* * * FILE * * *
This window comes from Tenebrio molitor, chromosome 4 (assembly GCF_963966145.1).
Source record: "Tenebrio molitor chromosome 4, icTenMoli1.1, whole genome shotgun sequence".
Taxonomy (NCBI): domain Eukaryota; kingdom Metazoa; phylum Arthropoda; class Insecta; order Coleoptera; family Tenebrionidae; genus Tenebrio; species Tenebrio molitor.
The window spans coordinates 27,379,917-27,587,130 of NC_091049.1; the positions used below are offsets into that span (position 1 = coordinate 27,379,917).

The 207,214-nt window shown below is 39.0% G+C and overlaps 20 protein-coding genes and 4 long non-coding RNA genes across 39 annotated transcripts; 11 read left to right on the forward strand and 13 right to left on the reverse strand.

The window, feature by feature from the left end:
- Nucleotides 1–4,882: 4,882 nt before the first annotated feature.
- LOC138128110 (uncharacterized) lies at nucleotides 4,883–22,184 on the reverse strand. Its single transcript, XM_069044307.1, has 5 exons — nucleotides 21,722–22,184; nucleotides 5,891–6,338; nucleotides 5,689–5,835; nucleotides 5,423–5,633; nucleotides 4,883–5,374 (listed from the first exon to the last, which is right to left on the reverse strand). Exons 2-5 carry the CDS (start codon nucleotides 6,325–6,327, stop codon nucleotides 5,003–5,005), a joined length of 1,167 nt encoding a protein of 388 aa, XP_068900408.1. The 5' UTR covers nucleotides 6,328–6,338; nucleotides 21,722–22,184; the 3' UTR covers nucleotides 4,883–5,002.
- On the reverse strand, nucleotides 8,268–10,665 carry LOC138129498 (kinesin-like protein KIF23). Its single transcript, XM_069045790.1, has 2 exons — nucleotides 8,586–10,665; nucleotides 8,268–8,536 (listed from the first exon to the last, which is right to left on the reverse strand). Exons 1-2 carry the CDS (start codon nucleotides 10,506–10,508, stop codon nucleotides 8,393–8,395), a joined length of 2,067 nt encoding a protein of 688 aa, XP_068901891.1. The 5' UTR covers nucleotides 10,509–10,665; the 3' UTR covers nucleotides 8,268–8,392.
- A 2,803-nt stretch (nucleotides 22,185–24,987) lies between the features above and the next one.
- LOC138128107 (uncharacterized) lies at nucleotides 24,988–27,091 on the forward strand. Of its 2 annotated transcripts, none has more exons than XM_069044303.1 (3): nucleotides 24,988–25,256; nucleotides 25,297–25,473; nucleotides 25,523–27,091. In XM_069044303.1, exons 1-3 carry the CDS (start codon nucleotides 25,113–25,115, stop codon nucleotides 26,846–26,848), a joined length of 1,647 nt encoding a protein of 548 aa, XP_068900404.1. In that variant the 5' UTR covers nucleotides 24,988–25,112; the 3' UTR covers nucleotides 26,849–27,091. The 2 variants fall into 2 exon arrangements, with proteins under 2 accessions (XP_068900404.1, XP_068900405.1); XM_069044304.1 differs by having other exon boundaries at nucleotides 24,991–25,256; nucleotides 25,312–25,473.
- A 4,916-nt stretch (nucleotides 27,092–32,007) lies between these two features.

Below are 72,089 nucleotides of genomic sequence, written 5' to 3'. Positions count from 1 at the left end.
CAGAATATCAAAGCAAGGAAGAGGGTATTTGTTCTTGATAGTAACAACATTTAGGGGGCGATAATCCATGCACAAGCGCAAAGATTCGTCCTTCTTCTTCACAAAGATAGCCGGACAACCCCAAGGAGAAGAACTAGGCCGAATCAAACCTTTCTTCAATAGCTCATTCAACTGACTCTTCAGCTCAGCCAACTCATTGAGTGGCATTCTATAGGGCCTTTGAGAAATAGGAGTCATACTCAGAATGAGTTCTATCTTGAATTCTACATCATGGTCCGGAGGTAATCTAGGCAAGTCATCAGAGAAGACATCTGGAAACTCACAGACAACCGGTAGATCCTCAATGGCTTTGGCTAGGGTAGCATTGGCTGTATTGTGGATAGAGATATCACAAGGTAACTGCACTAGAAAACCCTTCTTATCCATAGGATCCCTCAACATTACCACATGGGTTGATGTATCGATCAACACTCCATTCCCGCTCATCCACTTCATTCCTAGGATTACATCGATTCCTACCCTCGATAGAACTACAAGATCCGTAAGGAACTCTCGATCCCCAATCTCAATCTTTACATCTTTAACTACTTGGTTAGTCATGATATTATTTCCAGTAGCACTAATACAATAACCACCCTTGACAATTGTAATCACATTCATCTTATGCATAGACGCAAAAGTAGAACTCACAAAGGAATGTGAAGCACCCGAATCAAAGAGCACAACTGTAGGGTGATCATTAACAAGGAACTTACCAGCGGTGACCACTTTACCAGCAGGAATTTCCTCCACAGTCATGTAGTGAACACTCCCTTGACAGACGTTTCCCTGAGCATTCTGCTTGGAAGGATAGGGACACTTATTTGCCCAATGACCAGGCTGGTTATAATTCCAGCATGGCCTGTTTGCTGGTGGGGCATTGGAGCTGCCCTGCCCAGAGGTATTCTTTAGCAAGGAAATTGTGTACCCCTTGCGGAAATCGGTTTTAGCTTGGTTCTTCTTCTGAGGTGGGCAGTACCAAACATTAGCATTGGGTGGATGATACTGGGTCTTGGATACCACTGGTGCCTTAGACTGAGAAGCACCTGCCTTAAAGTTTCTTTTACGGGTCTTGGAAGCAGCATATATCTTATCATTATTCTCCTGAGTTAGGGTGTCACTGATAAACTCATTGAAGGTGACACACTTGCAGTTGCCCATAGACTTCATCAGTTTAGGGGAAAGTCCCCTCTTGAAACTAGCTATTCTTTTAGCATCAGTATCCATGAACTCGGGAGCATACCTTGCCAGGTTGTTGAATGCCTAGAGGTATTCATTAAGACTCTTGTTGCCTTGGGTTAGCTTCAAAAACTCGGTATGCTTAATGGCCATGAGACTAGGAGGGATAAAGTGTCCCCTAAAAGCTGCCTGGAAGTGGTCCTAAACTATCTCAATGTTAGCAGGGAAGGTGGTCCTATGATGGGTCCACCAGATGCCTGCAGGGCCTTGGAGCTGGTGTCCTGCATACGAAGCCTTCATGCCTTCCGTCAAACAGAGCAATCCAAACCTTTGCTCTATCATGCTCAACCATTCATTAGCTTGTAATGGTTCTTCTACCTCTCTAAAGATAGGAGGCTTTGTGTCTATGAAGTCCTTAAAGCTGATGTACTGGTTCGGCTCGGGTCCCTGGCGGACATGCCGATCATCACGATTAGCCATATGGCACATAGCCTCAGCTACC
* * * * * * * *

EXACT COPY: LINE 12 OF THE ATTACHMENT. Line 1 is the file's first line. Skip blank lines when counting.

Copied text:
- A 4,916-nt stretch (nucleotides 27,092–32,007) lies between these two features.